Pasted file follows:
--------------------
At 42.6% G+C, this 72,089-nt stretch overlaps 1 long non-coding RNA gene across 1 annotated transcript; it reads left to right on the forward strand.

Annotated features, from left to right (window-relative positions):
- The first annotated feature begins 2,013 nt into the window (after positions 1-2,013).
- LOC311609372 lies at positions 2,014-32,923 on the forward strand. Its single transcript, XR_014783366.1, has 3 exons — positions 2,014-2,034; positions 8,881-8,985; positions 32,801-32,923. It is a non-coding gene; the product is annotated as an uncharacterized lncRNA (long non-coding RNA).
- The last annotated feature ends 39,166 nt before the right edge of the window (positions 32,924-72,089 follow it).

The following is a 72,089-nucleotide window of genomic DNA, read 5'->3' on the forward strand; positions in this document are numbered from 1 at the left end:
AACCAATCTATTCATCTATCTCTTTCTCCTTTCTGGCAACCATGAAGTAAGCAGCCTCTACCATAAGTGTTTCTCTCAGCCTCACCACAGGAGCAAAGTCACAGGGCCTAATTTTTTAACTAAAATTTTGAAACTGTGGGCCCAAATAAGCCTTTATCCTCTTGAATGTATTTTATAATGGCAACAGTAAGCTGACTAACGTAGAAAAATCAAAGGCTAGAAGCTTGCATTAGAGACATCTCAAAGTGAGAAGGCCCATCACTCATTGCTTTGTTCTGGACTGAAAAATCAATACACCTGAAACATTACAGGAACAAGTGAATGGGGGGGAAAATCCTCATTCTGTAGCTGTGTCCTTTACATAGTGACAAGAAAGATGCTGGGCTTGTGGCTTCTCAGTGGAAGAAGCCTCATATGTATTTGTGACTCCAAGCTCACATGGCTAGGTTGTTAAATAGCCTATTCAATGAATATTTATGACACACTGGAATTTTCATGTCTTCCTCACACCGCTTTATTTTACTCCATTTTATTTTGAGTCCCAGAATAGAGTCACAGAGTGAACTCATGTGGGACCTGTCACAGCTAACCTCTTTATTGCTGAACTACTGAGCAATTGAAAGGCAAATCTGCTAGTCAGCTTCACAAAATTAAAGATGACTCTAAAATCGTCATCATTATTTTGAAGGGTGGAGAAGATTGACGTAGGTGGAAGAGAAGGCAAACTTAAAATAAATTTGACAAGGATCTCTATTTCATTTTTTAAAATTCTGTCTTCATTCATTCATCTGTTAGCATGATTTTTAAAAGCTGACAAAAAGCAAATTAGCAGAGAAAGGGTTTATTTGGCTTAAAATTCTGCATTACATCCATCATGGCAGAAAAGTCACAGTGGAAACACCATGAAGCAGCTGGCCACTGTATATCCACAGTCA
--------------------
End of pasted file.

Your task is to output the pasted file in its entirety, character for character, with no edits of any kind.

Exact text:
At 42.6% G+C, this 72,089-nt stretch overlaps 1 long non-coding RNA gene across 1 annotated transcript; it reads left to right on the forward strand.

Annotated features, from left to right (window-relative positions):
- The first annotated feature begins 2,013 nt into the window (after positions 1-2,013).
- LOC311609372 lies at positions 2,014-32,923 on the forward strand. Its single transcript, XR_014783366.1, has 3 exons — positions 2,014-2,034; positions 8,881-8,985; positions 32,801-32,923. It is a non-coding gene; the product is annotated as an uncharacterized lncRNA (long non-coding RNA).
- The last annotated feature ends 39,166 nt before the right edge of the window (positions 32,924-72,089 follow it).

The following is a 72,089-nucleotide window of genomic DNA, read 5'->3' on the forward strand; positions in this document are numbered from 1 at the left end:
AACCAATCTATTCATCTATCTCTTTCTCCTTTCTGGCAACCATGAAGTAAGCAGCCTCTACCATAAGTGTTTCTCTCAGCCTCACCACAGGAGCAAAGTCACAGGGCCTAATTTTTTAACTAAAATTTTGAAACTGTGGGCCCAAATAAGCCTTTATCCTCTTGAATGTATTTTATAATGGCAACAGTAAGCTGACTAACGTAGAAAAATCAAAGGCTAGAAGCTTGCATTAGAGACATCTCAAAGTGAGAAGGCCCATCACTCATTGCTTTGTTCTGGACTGAAAAATCAATACACCTGAAACATTACAGGAACAAGTGAATGGGGGGGAAAATCCTCATTCTGTAGCTGTGTCCTTTACATAGTGACAAGAAAGATGCTGGGCTTGTGGCTTCTCAGTGGAAGAAGCCTCATATGTATTTGTGACTCCAAGCTCACATGGCTAGGTTGTTAAATAGCCTATTCAATGAATATTTATGACACACTGGAATTTTCATGTCTTCCTCACACCGCTTTATTTTACTCCATTTTATTTTGAGTCCCAGAATAGAGTCACAGAGTGAACTCATGTGGGACCTGTCACAGCTAACCTCTTTATTGCTGAACTACTGAGCAATTGAAAGGCAAATCTGCTAGTCAGCTTCACAAAATTAAAGATGACTCTAAAATCGTCATCATTATTTTGAAGGGTGGAGAAGATTGACGTAGGTGGAAGAGAAGGCAAACTTAAAATAAATTTGACAAGGATCTCTATTTCATTTTTTAAAATTCTGTCTTCATTCATTCATCTGTTAGCATGATTTTTAAAAGCTGACAAAAAGCAAATTAGCAGAGAAAGGGTTTATTTGGCTTAAAATTCTGCATTACATCCATCATGGCAGAAAAGTCACAGTGGAAACACCATGAAGCAGCTGGCCACTGTATATCCACAGTCA